The vision of these leaders was to build and to plant in a place that would allow the congregation to thrive, and that is exactly what happened. Even though the community had to uproot itself from Trenton, we brought with us the things that made that place special. Some of what we brought were physical, tangible items like our ner tamid (eternal light) and the 1920s chandeliers that hang throughout the building. We also brought the values and principles that had guided Adath for decades: a commitment to the Jewish people, the community at large, and Israel.

In our archives I found a January 13, 1992, letter to Vincent Lee, president of the synagogue.

Dear Mr. Lee:

Thank you and Ernestine Urken for your thoughtful letter about the revocation of Resolution 3379. I, too, am delighted by this action of the United Nations. As you know, the United States rejected the resolution from the day that it was passed, and we are gratified that many other nations joined in our efforts to bring about its repeal. This step has enhanced the credibility of the United Nations and serves to advance the cause of peace in the Middle East.

Best wishes.


[President] George [H. W.] Bush

United Nations General Assembly Resolution 3379, adopted in 1975, “determine[d] that Zionism is a form of racism and racial discrimination”. It was revoked by Resolution 46/86 on December 16, 1991.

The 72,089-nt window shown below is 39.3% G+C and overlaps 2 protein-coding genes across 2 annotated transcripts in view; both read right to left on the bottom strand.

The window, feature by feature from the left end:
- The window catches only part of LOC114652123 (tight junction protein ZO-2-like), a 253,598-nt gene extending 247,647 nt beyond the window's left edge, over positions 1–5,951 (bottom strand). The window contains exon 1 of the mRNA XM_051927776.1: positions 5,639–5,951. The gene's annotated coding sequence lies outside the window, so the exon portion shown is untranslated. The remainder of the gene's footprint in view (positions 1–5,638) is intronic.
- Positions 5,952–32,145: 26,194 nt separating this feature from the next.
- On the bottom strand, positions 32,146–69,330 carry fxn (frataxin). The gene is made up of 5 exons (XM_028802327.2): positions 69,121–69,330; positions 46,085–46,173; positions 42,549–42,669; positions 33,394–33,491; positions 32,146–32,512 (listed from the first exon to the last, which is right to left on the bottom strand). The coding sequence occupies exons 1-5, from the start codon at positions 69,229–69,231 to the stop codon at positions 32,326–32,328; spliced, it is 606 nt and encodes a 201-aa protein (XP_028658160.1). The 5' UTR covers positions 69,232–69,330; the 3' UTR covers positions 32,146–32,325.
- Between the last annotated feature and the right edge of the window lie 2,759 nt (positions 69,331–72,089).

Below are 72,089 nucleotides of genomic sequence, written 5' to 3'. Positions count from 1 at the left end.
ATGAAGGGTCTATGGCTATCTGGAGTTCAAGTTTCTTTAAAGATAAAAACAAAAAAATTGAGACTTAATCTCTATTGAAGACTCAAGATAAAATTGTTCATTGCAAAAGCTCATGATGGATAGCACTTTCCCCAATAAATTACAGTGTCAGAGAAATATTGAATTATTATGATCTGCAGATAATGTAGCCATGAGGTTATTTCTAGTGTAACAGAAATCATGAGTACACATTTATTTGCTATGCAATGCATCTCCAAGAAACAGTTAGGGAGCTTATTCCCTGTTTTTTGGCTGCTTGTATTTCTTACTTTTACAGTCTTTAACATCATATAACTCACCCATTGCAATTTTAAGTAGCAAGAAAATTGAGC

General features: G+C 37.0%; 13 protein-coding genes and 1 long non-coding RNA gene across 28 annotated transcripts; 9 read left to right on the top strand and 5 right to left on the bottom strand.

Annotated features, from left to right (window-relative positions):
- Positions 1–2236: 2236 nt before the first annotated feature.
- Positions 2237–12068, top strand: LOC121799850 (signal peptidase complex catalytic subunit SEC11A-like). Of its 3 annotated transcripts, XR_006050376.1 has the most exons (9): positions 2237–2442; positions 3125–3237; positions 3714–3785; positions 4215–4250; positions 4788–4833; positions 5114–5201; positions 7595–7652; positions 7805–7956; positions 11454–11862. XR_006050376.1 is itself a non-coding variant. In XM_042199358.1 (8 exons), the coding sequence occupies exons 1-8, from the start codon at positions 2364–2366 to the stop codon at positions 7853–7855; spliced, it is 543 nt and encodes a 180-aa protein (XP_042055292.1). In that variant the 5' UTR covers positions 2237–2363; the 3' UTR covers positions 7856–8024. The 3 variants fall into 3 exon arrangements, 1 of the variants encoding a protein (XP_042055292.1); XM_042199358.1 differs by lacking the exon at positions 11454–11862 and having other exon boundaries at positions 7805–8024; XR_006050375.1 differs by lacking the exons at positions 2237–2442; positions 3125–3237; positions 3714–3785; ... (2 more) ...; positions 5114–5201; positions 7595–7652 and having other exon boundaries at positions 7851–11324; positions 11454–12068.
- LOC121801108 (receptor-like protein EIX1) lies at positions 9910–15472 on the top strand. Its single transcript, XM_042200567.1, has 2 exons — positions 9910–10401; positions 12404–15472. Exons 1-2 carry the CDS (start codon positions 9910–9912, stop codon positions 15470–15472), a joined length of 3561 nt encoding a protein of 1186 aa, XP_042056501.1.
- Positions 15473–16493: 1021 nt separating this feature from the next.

In Lawrenceville we also found new values to embrace and celebrate. Rabbi Daniel T. Grossman joined in 1988, after the purchase of the property but before construction began. He was committed to full inclusion for all in the synagogue and Jewish community and helped to guide the design of our barrier free building. We also celebrated the first woman to serve as president, Bernice Abramovich.

With all of the excitement and joy of the move, there were obstacles as well. The finances were always challenging, and moving to a new location elicited antisemitism, even though Lawrenceville already had two congregations: Temple Micah and Young Israel. After the congregation placed a sign on Route 206 that read “Future Home of Adath Israel Congregation”, it was defaced and vandalized with Nazi graffiti. Fortunately, the community expressed its support of Adath and repudiated the hate. One resident even came out to remove the offensive messages himself. The authorities suspected him of the vandalism until they realized that he was actually trying to erase it.

19880329 Welcome SignAfter the incident, the other religious institutions in town put up their own sign next to ours with the names of their organizations that read “The Religious Communities of Lawrence Welcome our new neighbor”. What started as an act of hate became an act of love, friendship, and community.

In the 1990s, Adath continued to grow so that we have the community that exists today. We thank those in 80s and 90s who had a vision and saw it through. As Jeremiah learned in his role as a prophet, it is not always easy to uproot, but sometimes that is the only way to build and plant for the future.